New Congressional Budget Office Director Keith Hall and Dynamic Scoring
The appointment of Keith Hall as director of the Congressional Budget Office coincides with the adoption by Congress of a rule change that requires “dynamic scoring” of proposed tax law changes.
Hall is chief economist at the U.S. International Trade Commission, served as head of the President’s Council of Economic Advisers under George W. Bush and was Commissioner of the U.S. Bureau of Labor Statistics from 2008 to 2012. In April 2015, he will replace CBO Director Douglas Elmendorf, who has served since 2009.
The appointment of Hall appears to signify an intention, going forward, for the CBO to adhere to the spirit, as well as the letter, of the new congressional mandate. He should not be distracted from this effort by politically-driven griping from economists who should know better than to question the congressional intent behind that mandate.
The only question that Hall or any competent economist might ask in considering the question of dynamic scoring is, “Why would we do it any other way?” Dynamic scoring means measuring the impact on tax revenues of a change in tax law by taking into account how that change will affect the base on which the tax is imposed. Because changing a tax law will always change the economic activity on which the tax is imposed, it would be nonsensical to assume the tax base will remain fixed under a new law. Yet that is exactly what the proponents of “static scoring” want to assume. And it is static scoring that dynamic scoring is intended to replace.
Suppose that someone committed to the idea of static scoring thinks income taxes are too low. If the combined federal and state income tax applicable to the top federal tax bracket is 50 percent (as it is in some states), then, under the canons of static scoring, we might as well double the rate to double the amount of revenue collected from that tax bracket. Dynamic scoring would produce the obvious conclusion that the amount of revenue collected would go to zero, inasmuch as no one will bother to earn (or report) any income that is taxed at 100 percent.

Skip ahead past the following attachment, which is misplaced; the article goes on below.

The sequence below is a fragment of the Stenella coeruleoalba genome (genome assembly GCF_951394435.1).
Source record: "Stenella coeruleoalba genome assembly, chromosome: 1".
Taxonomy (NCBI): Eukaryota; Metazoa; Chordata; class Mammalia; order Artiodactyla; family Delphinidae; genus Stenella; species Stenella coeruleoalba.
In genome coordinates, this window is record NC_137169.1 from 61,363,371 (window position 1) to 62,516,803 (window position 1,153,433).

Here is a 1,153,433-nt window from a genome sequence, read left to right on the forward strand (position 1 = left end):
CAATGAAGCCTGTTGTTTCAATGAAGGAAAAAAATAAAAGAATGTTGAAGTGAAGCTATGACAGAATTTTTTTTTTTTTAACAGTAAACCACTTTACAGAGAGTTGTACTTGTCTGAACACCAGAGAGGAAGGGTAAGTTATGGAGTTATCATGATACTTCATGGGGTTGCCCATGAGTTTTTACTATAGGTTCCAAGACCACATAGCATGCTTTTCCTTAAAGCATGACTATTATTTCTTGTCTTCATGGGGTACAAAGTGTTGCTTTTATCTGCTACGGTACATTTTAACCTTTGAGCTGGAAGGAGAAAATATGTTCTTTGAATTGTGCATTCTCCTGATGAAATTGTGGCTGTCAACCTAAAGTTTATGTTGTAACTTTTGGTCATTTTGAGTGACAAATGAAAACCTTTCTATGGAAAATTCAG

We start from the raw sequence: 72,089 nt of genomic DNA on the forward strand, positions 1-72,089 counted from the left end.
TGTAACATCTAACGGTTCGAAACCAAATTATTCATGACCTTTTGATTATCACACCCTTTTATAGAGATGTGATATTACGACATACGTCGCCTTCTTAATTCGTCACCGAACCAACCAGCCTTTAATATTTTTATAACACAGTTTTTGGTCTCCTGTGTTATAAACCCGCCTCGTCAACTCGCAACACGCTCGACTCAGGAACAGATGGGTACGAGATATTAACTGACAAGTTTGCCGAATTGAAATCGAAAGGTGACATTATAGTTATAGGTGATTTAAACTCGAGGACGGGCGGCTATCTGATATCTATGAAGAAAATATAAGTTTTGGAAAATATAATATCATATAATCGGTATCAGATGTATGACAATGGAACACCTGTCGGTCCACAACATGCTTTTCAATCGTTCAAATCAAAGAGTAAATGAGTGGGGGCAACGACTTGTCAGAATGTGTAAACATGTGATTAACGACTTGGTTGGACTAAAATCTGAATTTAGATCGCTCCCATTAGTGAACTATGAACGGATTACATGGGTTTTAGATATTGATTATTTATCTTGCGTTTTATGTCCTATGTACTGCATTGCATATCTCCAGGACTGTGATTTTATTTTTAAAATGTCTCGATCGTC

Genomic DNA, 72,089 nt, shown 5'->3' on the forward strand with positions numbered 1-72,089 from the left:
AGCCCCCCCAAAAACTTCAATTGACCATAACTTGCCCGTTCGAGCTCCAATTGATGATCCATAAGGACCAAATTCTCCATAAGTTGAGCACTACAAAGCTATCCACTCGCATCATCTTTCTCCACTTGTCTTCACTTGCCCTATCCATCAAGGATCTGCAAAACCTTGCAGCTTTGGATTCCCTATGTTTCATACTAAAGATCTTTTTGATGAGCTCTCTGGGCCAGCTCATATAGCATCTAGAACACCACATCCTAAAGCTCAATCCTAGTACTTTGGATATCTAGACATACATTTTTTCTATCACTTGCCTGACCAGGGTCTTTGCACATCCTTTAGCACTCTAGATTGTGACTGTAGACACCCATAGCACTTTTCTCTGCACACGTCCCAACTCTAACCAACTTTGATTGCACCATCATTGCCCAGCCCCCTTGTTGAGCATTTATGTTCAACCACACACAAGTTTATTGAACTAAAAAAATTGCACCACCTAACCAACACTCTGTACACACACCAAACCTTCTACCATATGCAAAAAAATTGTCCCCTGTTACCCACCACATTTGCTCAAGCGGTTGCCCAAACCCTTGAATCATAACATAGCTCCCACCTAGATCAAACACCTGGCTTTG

Actual proposed tax changes are seldom so drastic (even though the top federal rate was 91 percent when Kennedy took office and 70 percent for Reagan). But the principle always holds: If the government increases the tax rate 10 percent, revenues will rise less than 10 percent because the base will shrink in response to the higher rate. Similarly, if the government cuts the tax rate 10 percent, revenues will fall less than 10 percent since the base will expand. Anyone who took Economics 101 had to understand that principle in order to get a passing grade.
Oddly, some of the nation’s top economists are raising concerns about that principle. For example, Alan Blinder complained in the Wall Street Journal that dynamic scoring of tax increases will fail to account for the benefits that might redound from the new spending a tax increase would finance. Blinder should realize that the only question here is whether the new spending is justified, given the inevitable shrinkage in economic activity the new taxes would bring about. Gregory Mankiw refers to dynamic scoring as “opening a can of worms,” raising the suspicion he would be more comfortable with static scoring — even though, by his own admission, static scoring makes no sense.